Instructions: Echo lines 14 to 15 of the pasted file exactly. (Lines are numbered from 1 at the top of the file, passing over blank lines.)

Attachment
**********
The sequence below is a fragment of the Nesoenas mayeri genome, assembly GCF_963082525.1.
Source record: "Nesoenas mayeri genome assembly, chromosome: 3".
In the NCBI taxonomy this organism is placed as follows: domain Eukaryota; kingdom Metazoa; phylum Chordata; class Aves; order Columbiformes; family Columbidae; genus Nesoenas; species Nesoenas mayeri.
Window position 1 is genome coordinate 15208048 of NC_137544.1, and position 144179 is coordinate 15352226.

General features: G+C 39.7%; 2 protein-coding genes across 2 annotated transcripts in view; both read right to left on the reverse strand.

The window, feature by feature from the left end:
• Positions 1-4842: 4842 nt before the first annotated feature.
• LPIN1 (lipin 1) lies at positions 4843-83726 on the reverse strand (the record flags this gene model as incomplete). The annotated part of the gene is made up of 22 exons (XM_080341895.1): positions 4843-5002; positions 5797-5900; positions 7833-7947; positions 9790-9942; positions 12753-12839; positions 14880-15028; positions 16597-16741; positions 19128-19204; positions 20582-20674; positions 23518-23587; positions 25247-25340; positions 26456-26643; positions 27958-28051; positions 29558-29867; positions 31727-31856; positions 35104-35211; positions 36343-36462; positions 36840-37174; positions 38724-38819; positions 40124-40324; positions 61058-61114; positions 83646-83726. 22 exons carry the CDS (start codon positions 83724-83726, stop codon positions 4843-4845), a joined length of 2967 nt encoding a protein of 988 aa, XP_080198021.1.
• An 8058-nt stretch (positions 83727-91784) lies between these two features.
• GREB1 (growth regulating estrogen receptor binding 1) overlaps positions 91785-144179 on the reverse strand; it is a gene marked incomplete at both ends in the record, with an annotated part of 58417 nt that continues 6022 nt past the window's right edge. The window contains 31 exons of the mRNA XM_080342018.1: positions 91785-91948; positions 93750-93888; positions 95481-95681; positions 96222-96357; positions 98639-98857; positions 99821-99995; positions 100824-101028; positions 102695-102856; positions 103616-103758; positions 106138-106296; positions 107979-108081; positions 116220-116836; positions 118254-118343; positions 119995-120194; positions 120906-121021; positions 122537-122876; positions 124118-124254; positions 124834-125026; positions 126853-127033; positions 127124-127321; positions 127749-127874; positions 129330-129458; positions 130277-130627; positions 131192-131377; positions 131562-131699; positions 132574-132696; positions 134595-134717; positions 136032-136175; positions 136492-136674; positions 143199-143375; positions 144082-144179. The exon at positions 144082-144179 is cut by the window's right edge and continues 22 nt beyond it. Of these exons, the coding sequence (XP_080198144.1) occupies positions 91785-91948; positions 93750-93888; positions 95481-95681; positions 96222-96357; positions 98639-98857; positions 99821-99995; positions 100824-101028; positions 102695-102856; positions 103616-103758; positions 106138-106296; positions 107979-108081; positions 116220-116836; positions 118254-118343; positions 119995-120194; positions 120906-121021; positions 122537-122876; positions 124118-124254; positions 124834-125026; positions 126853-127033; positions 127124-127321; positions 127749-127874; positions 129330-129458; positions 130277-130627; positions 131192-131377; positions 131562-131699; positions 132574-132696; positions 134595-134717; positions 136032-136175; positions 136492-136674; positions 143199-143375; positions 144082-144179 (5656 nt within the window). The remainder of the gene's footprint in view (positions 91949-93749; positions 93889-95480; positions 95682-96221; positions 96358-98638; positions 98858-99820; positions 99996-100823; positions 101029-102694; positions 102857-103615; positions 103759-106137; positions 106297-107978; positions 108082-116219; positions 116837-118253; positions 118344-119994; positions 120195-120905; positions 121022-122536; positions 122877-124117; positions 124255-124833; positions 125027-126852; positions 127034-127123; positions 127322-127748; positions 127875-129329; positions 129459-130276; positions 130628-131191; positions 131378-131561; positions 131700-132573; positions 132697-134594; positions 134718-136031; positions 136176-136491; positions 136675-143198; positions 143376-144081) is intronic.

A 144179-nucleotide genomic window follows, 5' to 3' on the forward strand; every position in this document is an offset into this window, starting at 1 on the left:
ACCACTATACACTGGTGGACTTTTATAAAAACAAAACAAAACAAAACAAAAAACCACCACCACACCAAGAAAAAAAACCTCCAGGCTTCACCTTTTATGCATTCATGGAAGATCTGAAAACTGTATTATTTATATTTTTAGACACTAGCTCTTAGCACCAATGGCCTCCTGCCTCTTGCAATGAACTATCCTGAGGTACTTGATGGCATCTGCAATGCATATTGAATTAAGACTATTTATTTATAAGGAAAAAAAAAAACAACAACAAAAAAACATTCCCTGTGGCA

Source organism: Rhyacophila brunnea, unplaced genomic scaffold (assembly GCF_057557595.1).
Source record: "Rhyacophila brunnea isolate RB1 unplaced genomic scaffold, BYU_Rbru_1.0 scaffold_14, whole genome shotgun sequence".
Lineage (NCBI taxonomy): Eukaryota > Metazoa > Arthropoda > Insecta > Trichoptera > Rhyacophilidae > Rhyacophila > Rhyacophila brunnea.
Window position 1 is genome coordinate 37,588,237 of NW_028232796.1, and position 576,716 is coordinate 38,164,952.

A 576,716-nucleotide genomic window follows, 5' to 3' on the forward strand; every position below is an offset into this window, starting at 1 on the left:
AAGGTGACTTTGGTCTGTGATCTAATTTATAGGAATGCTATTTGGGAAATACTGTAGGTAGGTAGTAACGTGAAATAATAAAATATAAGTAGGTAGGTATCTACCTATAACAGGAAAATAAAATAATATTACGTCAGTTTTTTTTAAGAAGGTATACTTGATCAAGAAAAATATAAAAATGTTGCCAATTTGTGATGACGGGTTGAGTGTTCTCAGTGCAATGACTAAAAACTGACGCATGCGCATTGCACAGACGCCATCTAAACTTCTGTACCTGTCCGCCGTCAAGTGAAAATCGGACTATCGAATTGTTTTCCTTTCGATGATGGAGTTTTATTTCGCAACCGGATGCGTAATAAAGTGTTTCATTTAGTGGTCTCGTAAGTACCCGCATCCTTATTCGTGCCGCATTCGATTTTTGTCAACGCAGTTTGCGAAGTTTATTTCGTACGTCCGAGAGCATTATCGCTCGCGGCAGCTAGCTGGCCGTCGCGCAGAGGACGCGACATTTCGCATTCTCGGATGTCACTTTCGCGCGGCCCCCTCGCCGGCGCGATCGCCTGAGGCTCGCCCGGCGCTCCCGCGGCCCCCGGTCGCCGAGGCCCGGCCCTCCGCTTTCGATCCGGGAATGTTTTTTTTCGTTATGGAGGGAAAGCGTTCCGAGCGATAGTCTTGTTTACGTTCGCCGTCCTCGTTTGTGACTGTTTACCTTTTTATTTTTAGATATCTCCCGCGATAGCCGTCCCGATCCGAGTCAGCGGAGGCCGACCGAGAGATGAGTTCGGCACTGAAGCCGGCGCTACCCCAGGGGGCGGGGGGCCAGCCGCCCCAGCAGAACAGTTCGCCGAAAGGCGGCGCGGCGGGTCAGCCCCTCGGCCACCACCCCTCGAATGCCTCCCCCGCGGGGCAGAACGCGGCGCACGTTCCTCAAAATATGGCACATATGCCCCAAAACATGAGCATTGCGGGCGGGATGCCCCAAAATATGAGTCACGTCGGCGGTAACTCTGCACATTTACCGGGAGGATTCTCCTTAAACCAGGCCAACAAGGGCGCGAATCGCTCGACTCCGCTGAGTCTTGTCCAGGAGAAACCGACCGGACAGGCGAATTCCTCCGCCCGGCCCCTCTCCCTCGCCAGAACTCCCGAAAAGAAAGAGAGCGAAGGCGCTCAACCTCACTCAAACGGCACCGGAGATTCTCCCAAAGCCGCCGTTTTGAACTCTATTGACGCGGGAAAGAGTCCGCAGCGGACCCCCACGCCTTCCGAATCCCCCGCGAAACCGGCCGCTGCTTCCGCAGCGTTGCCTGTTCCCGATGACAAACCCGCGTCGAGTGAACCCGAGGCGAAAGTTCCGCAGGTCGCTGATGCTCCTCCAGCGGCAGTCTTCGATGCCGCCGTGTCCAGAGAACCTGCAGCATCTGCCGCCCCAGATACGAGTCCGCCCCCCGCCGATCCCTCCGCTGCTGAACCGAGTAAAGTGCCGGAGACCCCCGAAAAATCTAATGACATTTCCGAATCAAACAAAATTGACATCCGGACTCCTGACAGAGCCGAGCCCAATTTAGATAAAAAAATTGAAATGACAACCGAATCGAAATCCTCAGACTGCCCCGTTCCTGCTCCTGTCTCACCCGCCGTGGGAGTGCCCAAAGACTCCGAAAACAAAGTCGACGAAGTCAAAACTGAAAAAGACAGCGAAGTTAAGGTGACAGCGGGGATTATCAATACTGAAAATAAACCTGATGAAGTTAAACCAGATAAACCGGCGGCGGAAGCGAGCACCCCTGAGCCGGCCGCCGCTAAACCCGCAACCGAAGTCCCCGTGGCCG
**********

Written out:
Source record: "Rhyacophila brunnea isolate RB1 unplaced genomic scaffold, BYU_Rbru_1.0 scaffold_14, whole genome shotgun sequence".
Lineage (NCBI taxonomy): Eukaryota > Metazoa > Arthropoda > Insecta > Trichoptera > Rhyacophilidae > Rhyacophila > Rhyacophila brunnea.